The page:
Section 35a(5) of the FY 2018 State School Aid Act provides $19,900,000 to districts for additional instructional time to pupils in grades K-3 who have been identified as needing additional supports and interventions in order to be reading at grade level by the end of grade 3.
Early Literacy Resources
- Early Literacy Assessment Videos
To better support Michigan schools in understanding the assessment requirements in regards to early literacy and to support Michigan in becoming a Top 10 in 10 State, the Michigan Department of Education Early Literacy Team has created a short video series.
- The Michigan Department of Education Early Literacy Coaching Model
- Facts for Families: What is the Read by Grade Three Law?
- English Learner (EL) Guidance
- Read by Grade Three Law Frequently Asked Questions (FAQs)
- MCL: 380.1280f Assessments
The Michigan Department of Education (MDE) is required to identify assessments that districts will use to assist with having all students reading at grade level by the end of third grade (MCL: 380.1280f). The MDE approved assessment lists also help districts and schools in creating a comprehensive screening and assessment system which is an essential component of districts in schools in having a complete program for early literacy to support efforts in raising literacy proficiency and aiding Michigan in becoming a top 10 education state in 10 years. As a part of this effort, the MDE Early Literacy Team conducted a Call for Information on assessments that will assist districts in benchmarking, screening, and with building a diagnostic understanding of student performance.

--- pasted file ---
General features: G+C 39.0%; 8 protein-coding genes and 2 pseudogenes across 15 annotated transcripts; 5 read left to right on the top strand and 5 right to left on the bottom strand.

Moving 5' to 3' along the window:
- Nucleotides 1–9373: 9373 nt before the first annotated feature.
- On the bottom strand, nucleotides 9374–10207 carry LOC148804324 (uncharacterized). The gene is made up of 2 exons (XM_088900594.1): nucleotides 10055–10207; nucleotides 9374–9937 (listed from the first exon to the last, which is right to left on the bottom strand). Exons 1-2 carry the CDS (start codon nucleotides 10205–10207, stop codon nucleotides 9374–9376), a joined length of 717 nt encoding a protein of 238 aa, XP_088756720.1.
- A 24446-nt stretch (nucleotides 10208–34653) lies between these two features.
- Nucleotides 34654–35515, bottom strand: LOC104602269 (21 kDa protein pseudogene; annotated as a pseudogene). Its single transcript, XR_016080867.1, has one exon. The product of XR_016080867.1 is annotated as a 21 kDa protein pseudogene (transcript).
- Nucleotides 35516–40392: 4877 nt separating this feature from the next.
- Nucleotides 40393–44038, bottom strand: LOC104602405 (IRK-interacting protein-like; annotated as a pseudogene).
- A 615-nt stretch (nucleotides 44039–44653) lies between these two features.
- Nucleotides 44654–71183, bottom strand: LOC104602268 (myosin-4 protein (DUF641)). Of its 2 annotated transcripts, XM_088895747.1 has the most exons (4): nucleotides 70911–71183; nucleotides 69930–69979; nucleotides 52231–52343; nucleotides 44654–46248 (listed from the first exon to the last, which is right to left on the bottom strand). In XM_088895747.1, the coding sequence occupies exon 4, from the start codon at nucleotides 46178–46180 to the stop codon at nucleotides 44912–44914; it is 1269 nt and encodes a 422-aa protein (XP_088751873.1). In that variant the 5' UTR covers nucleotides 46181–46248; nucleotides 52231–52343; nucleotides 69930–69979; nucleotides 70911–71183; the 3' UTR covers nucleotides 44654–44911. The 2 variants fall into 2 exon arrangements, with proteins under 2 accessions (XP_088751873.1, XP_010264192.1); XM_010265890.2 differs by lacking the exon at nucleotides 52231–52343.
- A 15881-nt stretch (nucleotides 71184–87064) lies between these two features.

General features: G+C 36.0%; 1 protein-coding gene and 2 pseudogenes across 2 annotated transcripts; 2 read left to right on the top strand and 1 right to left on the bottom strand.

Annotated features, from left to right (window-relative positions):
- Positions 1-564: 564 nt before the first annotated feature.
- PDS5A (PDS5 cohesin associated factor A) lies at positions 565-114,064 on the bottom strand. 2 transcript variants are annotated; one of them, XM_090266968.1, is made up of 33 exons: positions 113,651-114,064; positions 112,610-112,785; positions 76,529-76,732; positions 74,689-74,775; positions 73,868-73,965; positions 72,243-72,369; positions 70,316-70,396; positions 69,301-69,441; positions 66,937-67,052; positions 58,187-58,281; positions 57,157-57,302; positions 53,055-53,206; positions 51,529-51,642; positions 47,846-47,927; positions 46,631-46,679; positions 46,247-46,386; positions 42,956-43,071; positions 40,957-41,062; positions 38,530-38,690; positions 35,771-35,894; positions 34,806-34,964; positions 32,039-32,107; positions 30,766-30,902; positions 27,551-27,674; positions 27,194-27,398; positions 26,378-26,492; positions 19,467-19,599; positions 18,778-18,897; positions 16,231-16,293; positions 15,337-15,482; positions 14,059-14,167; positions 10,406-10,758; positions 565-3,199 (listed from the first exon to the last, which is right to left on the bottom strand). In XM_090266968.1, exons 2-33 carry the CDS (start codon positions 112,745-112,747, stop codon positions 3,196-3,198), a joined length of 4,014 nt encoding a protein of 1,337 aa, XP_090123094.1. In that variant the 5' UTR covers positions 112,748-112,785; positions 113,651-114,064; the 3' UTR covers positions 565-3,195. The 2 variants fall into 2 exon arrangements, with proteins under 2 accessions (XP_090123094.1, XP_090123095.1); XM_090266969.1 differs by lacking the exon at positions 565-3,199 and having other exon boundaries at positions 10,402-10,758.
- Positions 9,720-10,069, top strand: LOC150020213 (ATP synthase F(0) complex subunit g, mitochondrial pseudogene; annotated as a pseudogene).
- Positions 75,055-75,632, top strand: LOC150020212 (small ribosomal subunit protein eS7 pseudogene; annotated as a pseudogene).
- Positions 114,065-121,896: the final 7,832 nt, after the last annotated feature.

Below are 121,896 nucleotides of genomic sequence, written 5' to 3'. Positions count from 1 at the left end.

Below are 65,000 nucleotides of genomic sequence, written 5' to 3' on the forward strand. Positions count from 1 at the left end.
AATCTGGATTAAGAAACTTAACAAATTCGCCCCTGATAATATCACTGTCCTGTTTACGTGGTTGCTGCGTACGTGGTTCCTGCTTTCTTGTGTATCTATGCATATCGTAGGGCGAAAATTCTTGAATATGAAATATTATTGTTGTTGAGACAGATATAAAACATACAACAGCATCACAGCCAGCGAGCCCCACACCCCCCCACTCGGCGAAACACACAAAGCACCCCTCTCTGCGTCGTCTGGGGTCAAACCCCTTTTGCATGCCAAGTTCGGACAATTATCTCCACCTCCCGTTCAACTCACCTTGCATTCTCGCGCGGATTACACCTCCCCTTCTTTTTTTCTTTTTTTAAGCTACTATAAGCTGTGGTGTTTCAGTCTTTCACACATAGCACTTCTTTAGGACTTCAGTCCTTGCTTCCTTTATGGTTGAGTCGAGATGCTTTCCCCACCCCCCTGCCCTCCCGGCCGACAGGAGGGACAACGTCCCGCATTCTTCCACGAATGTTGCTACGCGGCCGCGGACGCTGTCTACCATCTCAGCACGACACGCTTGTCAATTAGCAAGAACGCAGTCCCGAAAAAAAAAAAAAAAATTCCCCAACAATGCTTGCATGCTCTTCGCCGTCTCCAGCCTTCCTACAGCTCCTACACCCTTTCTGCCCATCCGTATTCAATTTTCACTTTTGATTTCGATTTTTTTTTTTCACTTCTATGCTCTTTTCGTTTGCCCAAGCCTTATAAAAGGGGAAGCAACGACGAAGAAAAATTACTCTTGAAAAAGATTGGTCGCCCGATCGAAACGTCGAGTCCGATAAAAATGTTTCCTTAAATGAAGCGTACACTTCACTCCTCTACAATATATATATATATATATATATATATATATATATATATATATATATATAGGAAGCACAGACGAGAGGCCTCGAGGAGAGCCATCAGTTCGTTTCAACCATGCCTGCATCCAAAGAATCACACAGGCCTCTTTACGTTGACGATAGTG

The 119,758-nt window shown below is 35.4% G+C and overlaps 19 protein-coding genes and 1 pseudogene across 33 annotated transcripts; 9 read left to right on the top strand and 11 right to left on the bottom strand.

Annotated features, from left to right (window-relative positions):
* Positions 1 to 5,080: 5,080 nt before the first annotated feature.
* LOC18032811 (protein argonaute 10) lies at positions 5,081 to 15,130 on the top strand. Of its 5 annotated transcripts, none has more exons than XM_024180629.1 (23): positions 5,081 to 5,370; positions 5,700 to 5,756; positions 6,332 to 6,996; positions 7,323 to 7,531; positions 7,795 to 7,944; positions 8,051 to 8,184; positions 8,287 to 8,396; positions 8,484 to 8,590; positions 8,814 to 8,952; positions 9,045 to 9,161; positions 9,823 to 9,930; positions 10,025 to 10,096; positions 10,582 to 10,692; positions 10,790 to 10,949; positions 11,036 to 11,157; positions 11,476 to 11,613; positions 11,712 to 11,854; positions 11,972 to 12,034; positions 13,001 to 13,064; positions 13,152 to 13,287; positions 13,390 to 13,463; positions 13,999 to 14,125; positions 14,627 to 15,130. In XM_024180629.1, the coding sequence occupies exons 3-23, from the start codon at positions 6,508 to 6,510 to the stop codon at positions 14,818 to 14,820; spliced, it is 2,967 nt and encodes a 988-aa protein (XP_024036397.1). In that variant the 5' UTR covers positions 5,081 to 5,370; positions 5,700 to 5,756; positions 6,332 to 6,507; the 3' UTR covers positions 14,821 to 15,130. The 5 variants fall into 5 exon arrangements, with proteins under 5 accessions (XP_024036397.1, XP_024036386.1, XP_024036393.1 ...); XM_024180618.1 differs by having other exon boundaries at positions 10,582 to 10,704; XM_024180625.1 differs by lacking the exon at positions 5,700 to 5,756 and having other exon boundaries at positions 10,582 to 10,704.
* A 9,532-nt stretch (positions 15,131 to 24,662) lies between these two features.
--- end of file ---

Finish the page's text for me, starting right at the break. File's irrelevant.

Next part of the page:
The MDE has approved submissions that meet the requirements for use during the 2018-19 academic year. For this legislation, approved assessments qualify in two categories: initial and extensive assessment. The intent of the initial assessment is to be delivered to all students and act as a primary indicator that a student may be at risk of falling behind or illustrate an area of concern for which additional instruction/support in English Language Arts may be needed. The extensive assessment may be delivered only to those students for which an area of concern has been identified. The extensive assessment will assist educators with better identification of areas in which to focus intervention.
Districts will select one assessment from the list of initial assessments, and at least one from the list of extensive assessments to use for the 2018-2019 school year. It is understood that student needs may warrant a rationale for using multiple extensive assessments, including assessments not on the list, and districts are encouraged to design an assessment system that provides staff with meaningful data to support all students’ mastery of content.
For more information including the list of initial and extensive assessments, resources for designing a comprehensive assessment system, and information on how to strengthen Formative Assessment Practices; please visit MCL: 380.1280f Assessments.